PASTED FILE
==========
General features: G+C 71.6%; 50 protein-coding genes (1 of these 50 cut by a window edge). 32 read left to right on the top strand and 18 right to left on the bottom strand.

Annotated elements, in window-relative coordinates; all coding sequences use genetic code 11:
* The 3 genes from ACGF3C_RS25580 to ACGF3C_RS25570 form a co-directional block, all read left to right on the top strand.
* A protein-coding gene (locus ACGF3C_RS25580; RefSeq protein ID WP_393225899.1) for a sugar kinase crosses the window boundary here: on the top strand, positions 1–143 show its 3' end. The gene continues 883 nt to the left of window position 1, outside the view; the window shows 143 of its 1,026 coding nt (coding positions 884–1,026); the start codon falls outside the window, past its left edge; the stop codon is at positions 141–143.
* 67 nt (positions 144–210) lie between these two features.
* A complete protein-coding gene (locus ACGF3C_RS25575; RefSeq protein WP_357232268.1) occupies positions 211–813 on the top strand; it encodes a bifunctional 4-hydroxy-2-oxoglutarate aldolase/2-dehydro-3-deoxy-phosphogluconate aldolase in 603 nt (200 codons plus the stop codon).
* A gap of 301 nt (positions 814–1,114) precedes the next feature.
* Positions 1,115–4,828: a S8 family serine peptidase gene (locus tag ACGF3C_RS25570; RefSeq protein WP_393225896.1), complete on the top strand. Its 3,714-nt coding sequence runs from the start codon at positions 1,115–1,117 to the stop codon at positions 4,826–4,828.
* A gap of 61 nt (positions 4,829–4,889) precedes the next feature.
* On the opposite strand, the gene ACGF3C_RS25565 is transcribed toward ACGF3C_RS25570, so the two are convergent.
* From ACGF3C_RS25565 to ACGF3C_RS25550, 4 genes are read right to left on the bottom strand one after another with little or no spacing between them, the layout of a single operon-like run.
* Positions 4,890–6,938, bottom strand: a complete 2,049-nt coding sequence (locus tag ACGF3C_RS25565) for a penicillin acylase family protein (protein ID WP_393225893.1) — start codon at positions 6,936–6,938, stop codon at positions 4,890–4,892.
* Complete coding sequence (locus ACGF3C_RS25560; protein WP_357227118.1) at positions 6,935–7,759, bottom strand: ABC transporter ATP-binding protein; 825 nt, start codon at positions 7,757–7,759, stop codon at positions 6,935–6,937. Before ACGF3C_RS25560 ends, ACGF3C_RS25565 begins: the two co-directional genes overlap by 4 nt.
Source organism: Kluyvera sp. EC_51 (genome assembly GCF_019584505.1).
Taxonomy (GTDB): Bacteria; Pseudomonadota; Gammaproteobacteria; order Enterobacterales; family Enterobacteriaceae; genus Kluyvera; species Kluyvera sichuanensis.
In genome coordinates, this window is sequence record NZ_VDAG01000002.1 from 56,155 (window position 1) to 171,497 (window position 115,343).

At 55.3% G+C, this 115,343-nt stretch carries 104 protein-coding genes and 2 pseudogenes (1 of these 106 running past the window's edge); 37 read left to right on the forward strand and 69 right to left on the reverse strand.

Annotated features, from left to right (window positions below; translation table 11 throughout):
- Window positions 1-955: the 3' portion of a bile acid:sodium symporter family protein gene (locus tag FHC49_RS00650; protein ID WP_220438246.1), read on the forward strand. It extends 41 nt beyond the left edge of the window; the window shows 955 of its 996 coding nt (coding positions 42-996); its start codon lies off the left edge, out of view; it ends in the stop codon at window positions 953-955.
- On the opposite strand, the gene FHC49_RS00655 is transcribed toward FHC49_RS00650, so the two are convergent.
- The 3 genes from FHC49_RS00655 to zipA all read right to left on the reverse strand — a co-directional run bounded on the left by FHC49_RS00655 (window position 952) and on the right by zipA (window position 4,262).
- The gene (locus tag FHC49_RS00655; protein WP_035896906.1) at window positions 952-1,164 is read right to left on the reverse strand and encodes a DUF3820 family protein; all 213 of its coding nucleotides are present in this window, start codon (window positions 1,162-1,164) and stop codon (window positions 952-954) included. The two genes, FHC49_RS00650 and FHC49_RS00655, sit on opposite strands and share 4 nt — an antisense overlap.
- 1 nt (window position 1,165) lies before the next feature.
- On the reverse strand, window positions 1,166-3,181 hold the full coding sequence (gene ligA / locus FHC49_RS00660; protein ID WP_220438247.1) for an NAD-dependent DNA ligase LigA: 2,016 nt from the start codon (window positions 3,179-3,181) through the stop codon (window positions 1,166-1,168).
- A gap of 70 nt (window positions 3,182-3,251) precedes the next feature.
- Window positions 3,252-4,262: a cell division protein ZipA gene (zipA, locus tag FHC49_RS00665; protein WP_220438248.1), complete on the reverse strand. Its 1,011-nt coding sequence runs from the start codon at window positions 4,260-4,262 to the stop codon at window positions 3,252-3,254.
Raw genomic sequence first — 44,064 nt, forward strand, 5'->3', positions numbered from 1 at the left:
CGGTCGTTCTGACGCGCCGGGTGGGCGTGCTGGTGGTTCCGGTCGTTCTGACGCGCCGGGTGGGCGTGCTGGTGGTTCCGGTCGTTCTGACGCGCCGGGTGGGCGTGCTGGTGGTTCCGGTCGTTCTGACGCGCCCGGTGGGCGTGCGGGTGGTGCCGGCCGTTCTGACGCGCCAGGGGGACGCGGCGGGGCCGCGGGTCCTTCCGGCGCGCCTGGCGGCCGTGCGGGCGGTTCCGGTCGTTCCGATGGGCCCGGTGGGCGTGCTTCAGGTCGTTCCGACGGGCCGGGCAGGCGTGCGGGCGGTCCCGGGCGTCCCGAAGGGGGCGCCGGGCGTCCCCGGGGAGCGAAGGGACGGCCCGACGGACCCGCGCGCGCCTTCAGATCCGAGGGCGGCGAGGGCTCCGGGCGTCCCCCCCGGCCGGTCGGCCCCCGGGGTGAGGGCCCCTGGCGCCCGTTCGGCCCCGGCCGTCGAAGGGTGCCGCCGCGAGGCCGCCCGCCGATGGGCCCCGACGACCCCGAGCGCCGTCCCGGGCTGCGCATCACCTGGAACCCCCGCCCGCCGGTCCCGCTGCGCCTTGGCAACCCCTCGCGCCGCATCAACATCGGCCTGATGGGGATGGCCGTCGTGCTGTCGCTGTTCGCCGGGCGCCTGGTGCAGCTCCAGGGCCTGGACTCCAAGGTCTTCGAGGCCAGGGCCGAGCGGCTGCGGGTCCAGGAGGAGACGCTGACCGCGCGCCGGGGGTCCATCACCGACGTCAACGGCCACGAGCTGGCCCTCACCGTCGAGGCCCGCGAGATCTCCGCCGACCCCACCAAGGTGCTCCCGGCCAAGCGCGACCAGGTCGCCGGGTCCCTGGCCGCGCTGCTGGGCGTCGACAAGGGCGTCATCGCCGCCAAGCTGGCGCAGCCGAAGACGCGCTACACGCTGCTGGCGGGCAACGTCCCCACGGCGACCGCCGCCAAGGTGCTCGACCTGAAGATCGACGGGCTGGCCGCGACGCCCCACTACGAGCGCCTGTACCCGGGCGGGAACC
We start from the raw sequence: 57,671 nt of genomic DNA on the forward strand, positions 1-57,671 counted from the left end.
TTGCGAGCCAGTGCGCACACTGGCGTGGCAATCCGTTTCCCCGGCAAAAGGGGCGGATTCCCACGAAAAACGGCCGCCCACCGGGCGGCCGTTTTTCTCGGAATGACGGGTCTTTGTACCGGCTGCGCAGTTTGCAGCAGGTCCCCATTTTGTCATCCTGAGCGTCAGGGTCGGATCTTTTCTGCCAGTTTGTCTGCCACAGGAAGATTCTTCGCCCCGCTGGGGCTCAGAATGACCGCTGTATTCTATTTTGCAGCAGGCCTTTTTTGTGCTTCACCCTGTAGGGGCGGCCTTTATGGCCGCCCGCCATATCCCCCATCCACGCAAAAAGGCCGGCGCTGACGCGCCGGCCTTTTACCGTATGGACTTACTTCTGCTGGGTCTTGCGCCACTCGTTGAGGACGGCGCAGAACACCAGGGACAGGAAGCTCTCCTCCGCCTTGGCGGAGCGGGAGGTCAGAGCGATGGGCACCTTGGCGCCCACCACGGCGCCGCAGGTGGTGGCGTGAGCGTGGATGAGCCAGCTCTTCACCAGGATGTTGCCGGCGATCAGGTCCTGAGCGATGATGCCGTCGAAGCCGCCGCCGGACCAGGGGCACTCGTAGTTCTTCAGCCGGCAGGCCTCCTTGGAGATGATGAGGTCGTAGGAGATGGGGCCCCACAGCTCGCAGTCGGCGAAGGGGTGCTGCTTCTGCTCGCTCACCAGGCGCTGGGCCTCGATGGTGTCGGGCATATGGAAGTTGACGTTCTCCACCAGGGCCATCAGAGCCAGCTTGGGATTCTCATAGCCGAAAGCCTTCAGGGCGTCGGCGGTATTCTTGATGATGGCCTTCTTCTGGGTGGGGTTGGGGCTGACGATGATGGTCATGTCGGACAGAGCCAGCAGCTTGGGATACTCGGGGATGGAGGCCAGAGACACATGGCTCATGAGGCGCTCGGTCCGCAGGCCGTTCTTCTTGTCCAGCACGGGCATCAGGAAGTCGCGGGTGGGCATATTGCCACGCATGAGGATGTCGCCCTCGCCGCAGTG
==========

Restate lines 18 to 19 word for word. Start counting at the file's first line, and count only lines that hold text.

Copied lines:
Annotated features, from left to right (window positions below; translation table 11 throughout):
- Window positions 1-955: the 3' portion of a bile acid:sodium symporter family protein gene (locus tag FHC49_RS00650; protein ID WP_220438246.1), read on the forward strand. It extends 41 nt beyond the left edge of the window; the window shows 955 of its 996 coding nt (coding positions 42-996); its start codon lies off the left edge, out of view; it ends in the stop codon at window positions 953-955.